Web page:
Fast,Fun and Furious! Fantastic!
Well, there are battles, there are fantasy battles and now there are Fantastic Battles. Written by Nic Wright and published by Irregular Wars, Fantastic Battles promise just that, battles that can be set in any fantasy world, even historical, that are in themselves fantastic!
The rules are well written and easy to pick up. The book is set out in a logical order, has lots of photos and some superb cartoonery by Orestix. The various tables are sensible, logical and well laid out making the game easy to play once you have the principles. I found the quick reference sheet was more than adequate for most situations.
Nic sets out his central tenets for the game in his introduction and the game seems to live up to all of them. They are…
It is setting and scale agnostic. You can use any of your existing armies, from any period and any scale. The basic unit is the company mounted on a war base of set size, usually between 4-6 cm square. Up to four may be used in formation in a unit. All companies have the same size war base and movement and missile range is measured in base widths or bw’s. It’s all about the base!
The game probably works and looks better at 6mm -15mm however I have been using 28mm with no great difficulty apart from the fact that I can’t fit a mumak or a dragon a 5 cm square base!
There is no single figure removal, whole units are removed once they have taken sufficient loss of Resolve, the most important factor units have. Resolve is somewhat akin to morale, combat and magic can reduce it , when it reaches zero the unit disperses with detrimental effect to the resolve of nearby units. There can be a knock-on effect.
Flexible army building is at the core of the rules. There are seven core unit profiles which can be augmented by up to three traits, from a list of forty, such as “mounted, skirmishers, ferocious charge, shieldwall, long spears, unreliable” etc. It easy to use and you can create your own units and your own army lists. There can also be racial traits that apply to the whole army. My favourite creation so far are my Orc Rabble. Their traits expendable, unreliable ,rabble sound like a character description, their low cost means I can have hordes of ‘em which makes ‘em feel like orcs! There is an Excel Fantastic Battles Army Builder which can print out an order of battle for any army you create which is in its self, Fantastic!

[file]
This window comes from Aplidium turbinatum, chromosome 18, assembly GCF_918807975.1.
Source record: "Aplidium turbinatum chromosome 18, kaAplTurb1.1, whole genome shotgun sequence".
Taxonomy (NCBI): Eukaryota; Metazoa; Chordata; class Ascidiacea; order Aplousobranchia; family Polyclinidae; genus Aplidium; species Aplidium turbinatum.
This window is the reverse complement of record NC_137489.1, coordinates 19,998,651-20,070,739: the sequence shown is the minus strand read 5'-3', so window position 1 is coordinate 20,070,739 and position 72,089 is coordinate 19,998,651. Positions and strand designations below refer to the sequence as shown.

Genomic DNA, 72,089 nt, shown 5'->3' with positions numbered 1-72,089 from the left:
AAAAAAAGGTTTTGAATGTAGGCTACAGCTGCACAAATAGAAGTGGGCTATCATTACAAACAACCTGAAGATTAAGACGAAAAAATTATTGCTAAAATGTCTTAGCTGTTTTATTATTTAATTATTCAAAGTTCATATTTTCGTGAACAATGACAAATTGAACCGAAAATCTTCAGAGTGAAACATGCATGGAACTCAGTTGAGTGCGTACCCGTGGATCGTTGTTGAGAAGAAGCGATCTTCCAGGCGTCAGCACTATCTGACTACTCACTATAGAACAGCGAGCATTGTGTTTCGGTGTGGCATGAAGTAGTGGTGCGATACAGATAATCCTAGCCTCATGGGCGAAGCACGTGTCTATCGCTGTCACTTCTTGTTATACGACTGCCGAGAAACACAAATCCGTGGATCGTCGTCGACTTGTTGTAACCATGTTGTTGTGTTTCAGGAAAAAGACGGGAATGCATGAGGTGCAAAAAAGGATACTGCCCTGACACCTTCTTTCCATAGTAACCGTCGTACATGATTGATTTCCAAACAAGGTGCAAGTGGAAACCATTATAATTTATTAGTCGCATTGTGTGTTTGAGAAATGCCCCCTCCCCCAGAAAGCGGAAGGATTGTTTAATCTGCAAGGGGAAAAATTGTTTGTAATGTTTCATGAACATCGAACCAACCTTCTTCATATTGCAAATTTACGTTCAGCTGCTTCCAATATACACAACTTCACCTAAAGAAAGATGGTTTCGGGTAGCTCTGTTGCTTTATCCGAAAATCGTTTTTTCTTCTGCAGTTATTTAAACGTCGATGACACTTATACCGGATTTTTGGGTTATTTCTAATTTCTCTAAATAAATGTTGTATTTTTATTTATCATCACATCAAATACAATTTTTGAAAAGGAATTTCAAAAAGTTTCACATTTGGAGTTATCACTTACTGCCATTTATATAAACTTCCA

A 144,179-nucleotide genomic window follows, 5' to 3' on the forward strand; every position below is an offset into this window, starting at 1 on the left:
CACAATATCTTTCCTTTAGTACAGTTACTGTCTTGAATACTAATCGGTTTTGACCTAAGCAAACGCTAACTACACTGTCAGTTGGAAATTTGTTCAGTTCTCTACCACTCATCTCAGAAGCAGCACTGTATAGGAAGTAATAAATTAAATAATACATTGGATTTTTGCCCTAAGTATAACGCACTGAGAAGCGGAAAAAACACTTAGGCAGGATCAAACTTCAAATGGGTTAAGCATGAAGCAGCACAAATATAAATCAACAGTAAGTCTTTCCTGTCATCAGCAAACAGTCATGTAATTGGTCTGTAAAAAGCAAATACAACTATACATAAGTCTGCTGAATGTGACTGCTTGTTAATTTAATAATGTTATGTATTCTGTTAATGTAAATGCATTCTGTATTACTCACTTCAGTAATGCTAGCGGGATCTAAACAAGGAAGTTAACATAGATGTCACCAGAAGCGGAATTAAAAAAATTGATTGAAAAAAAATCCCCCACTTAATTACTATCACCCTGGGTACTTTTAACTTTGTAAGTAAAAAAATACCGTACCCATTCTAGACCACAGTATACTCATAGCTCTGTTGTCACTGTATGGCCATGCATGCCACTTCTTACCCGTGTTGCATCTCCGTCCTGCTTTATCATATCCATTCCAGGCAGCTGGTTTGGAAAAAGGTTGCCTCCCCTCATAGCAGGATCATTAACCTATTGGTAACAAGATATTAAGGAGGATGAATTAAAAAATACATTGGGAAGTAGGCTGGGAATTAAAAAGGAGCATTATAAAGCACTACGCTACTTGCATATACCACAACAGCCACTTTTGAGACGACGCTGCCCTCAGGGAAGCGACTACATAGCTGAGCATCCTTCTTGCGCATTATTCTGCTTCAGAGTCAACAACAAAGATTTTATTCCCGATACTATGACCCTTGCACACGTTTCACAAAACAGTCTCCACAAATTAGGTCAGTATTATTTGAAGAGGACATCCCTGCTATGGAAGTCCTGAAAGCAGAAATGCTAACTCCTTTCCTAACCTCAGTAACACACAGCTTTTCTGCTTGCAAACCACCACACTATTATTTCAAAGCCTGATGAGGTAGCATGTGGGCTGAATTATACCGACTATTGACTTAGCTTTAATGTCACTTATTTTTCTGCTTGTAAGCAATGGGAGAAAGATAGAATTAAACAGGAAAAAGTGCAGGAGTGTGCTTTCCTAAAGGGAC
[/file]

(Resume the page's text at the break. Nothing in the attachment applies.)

Engaging rules randomised initiative with play passing between both sides ensures this. Players draw coloured counters/meeples/dice from a hat or use a deck of cards to decide activation. There are also spells that can interfere with the order of play
Command friction and fog of war These are certainly present in the form of Mishaps that are rolled for each unit at set up and may result in a unit arriving late on the battle field or in a diseased state or even have companies deserting! The rules themselves tie up movement and shooting in such a way that you have to really think about your set up.
The Command and Control is simple to use. Basically, each army is led by a Warlord or Mage Lord and can have several characters that can activate units and companies. Each character, company or unit can use one action each turn.
There are three phases shooting, movement and melee.
Shooting is pretty well automatic; it does not require an action and you have to shoot at the nearest unit in range. There are four different shooting traits which produce very different results at different ranges.
Movement is probably more limited than in many games and this adds a tactical element to the game. It is very easy to get yourself stuck in a position that you cannot manoeuvre out of.
Melee is brutal. Whole unit removal means big holes can open up in your ranks and create a domino effect of Resolve loss.
There is a campaign system that is fun and easy to use.
The armies can be augmented by strategies and characters can have relics to boost their stats or give them extra abilities. The book contains 24 Army lists for Historical and Fantasy Armies and only one rule book is required so it is a small investment for a big game.
Both the tabletop and the campaign rules lend themselves well to solo play so it is also Fantastic Battles for the times we are living through.
Overall, it is easy to learn, fun to play, requires some tactical thinking, can be used with just about any army and can be used for solo play-Fantastic!
[5 of 5 Stars!]